Dr. Bob Knight and Allison Lewis continued training the group on how to use the equipment to collect this data in the field (see information about the first training session, below).

The group collected data at three stations, noted wildlife visible around the stations such as turtles, fish and otters, and counted apple snail egg masses before inclement weather set in, which unfortunately caused the trip to be cut short.

The apple snail eggs in the photograph were spotted at Station 1. Dr. Knight asked the group to look for viable egg masses around the stations above the water line. Viable masses are a pinkish/purple color.

SMALLapplesnaileggs

Apple Snail Eggs

The group spent time at Station 1 calibrating the equipment, discussing the plan for the day, and learning about the science behind the equipment.

Seed money for the Ichetucknee Alliance Springswatch project was provided by a grant from the Wildlife Foundation of Florida through their Tag Grant program; see:

http://www.wildlifefoundationofflorida.com/Projects

 

Station1

Part of the group arriving at Station 1
L-R: Charles Maxwell, Terri Skiles, Yolis Jopling, Robert Knight

 

Springs Watch Water Monitoring Training
May 29, 2013

MonitorTrainingMay2013

On May 29, 2013, members of the Alliance’s board of directors and other volunteers gathered for training in how to take water quality measurements on the Ichetucknee River. This group of volunteers will be taking measurements on the lower Ichetucknee as part of the Alliance’s new Springs Watch program. The work is especially important because the lower portion of the river has not been studied as thoroughly as the upper stretch of the river that flows within the state park.

WaterMonitoring2

Trainers at the May session were Ron Clarke, M.S., environmental scientist with Wetland Solutions, and Dr. Robert (Bob) Knight, a member of the Alliance’s board of directors and president of the Howard T. Odum Florida Springs Institute.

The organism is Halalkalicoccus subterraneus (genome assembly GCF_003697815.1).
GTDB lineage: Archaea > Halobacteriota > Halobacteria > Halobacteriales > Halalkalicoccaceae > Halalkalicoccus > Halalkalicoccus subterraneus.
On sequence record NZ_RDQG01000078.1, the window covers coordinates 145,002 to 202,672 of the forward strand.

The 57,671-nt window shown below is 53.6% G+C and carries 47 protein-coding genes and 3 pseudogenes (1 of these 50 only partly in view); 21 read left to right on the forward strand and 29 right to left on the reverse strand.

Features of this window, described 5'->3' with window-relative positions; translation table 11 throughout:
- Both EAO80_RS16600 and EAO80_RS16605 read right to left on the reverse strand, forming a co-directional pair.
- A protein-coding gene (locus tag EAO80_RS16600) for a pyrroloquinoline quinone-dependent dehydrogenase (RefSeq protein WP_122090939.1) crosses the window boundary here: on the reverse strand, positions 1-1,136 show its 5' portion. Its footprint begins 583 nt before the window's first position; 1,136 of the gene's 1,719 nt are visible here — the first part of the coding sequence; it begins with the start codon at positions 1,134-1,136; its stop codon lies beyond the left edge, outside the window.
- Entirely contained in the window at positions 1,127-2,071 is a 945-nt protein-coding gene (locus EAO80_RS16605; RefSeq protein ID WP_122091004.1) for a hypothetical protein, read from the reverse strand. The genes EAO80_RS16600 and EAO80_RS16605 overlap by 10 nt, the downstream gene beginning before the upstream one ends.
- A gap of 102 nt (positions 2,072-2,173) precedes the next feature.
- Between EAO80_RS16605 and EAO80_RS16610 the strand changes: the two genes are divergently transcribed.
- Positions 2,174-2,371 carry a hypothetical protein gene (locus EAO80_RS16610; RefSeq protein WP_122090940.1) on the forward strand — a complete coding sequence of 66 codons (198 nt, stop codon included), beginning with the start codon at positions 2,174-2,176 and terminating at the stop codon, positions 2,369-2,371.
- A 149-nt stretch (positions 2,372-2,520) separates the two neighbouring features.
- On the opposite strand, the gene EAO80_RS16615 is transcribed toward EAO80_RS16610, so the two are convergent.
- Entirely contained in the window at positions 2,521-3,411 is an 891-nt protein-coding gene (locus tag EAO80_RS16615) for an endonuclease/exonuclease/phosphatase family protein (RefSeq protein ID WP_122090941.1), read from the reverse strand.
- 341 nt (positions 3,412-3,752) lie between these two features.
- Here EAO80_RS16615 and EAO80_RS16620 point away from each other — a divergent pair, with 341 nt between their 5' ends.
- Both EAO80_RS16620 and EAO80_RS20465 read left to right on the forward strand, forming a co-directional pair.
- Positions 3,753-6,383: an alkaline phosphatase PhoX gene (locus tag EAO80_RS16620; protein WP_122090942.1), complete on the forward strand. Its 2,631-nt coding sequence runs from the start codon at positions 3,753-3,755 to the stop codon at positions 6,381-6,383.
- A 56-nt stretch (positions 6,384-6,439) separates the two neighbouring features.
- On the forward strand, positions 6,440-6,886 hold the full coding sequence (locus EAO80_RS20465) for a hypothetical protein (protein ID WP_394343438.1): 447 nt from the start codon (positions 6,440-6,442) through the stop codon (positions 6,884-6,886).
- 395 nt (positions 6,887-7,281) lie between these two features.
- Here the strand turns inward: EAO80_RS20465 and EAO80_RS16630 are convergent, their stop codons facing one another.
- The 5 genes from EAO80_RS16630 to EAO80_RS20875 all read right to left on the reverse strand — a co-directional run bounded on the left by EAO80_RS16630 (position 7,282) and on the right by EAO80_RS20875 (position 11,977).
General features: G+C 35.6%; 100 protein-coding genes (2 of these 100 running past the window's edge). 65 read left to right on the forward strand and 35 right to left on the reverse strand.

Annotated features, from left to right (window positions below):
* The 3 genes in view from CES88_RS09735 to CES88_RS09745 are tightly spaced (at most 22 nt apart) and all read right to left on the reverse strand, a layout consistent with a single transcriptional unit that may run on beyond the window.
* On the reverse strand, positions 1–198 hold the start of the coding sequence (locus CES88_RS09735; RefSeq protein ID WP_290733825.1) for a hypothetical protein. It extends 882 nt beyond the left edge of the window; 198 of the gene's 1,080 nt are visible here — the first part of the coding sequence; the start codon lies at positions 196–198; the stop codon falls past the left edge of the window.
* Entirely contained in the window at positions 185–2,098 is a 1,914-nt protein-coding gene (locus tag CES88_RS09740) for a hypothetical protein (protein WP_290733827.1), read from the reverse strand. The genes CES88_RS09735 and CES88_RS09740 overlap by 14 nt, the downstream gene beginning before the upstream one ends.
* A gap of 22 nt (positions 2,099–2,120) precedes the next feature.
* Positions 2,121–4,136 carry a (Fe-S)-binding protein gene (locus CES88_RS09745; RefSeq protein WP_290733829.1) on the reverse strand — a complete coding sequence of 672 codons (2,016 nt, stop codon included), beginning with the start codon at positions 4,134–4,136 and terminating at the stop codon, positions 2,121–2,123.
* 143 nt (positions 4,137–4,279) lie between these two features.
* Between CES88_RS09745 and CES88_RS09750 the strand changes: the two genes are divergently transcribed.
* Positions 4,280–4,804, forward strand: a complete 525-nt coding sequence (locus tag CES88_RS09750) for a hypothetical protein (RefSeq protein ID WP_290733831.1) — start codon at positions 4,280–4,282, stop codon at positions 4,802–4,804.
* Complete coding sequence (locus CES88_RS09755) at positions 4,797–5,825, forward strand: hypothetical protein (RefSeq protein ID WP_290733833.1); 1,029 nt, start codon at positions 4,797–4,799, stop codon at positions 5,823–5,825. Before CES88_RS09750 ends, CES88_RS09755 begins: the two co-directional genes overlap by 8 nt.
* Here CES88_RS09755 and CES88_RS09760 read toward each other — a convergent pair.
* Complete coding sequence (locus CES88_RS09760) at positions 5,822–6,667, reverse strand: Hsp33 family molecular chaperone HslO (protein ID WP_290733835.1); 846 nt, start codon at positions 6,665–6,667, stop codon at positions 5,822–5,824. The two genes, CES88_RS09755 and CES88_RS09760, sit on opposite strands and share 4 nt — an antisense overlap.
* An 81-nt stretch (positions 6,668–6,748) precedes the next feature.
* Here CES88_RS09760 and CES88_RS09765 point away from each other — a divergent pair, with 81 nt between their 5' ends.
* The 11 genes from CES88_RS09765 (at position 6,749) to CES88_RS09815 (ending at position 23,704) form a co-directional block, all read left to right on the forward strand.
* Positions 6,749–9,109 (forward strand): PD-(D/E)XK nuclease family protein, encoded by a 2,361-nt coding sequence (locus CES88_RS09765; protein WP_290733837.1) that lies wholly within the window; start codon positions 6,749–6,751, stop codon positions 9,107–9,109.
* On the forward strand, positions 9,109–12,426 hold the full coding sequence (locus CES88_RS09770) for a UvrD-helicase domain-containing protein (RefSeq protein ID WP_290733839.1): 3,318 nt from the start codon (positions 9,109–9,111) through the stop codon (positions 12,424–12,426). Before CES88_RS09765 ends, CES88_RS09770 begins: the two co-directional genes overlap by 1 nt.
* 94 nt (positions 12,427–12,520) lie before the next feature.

WaterMonitoring3

The volunteers learned about the operation of several instruments:

  • The YSI ProODO handheld meter that measures dissolved oxygen (DO). Dissolved oxygen is an important indicator of the age of water in the river, which can affect the growth of submerged aquatic vegetation. Different levels of DO can be seen with particular plant communities.
  • The Apogee Quantum Meter MQ-200 that measures photosynthetically active radiation (PAR), the amount of light available for photosynthesis that drives plant growth; this is a measure of the clarity of the water. Pristine springs have often been described as being “gin clear” (see the photo on our Vision page).
  • The Milwaukee C65 Conductivity meter that gives information about salts in the water. Differences in readings from one place to another can indicate whether the river is receiving water from multiple sources such as runoff.
  • The Garmin GPSMap 76 global positioning system, used to log the places where readings are taken.
  • The Olympus Stylus Tough 6020, an underwater digital camera used to document what, if any, vegetation exists at particular places in the river.

Readings are taken at a sequence of locations heading downstream from the U.S. Highway 27 bridge. As the readings are taken, they must be logged in pencil on a sheet of special paper that can’t be damaged by water.

WaterMonitoring5

 

Next up for the Springs Watch volunteers is a hands-on session in canoes and kayaks as they begin to use these instruments in the lower part of the Ichetucknee River.

Seed money for the Ichetucknee Alliance Springswatch project was provided by a grant from the Wildlife Foundation of Florida through their Tag Grant program; see:

http://www.wildlifefoundationofflorida.com/Projects

WaterMonitoring4